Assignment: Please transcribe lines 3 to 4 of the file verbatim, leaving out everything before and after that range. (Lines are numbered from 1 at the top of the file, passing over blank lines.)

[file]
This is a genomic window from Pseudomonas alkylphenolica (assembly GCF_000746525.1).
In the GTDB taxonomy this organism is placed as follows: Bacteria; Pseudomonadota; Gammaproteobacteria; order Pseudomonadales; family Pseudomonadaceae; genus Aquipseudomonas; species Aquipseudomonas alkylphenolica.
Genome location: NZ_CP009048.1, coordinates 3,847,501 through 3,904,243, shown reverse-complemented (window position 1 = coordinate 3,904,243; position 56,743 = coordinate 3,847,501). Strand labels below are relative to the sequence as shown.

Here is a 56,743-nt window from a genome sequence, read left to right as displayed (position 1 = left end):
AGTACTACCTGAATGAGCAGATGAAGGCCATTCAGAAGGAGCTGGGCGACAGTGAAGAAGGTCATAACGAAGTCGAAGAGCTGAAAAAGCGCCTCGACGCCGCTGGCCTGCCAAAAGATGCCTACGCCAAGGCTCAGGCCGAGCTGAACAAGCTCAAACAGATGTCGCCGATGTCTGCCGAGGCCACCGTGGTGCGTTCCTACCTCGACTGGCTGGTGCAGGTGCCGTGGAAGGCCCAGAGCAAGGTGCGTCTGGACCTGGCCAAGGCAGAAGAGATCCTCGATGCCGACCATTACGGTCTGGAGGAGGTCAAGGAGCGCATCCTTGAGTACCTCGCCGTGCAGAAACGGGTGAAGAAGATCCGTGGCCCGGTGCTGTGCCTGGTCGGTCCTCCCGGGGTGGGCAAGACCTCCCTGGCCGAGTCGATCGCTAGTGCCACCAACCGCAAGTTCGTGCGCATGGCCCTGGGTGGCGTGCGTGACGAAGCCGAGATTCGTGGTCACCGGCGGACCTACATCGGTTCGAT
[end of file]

Genome location: NZ_CP009048.1, coordinates 3,847,501 through 3,904,243, shown reverse-complemented (window position 1 = coordinate 3,904,243; position 56,743 = coordinate 3,847,501). Strand labels below are relative to the sequence as shown.

Here is a 56,743-nt window from a genome sequence, read left to right as displayed (position 1 = left end):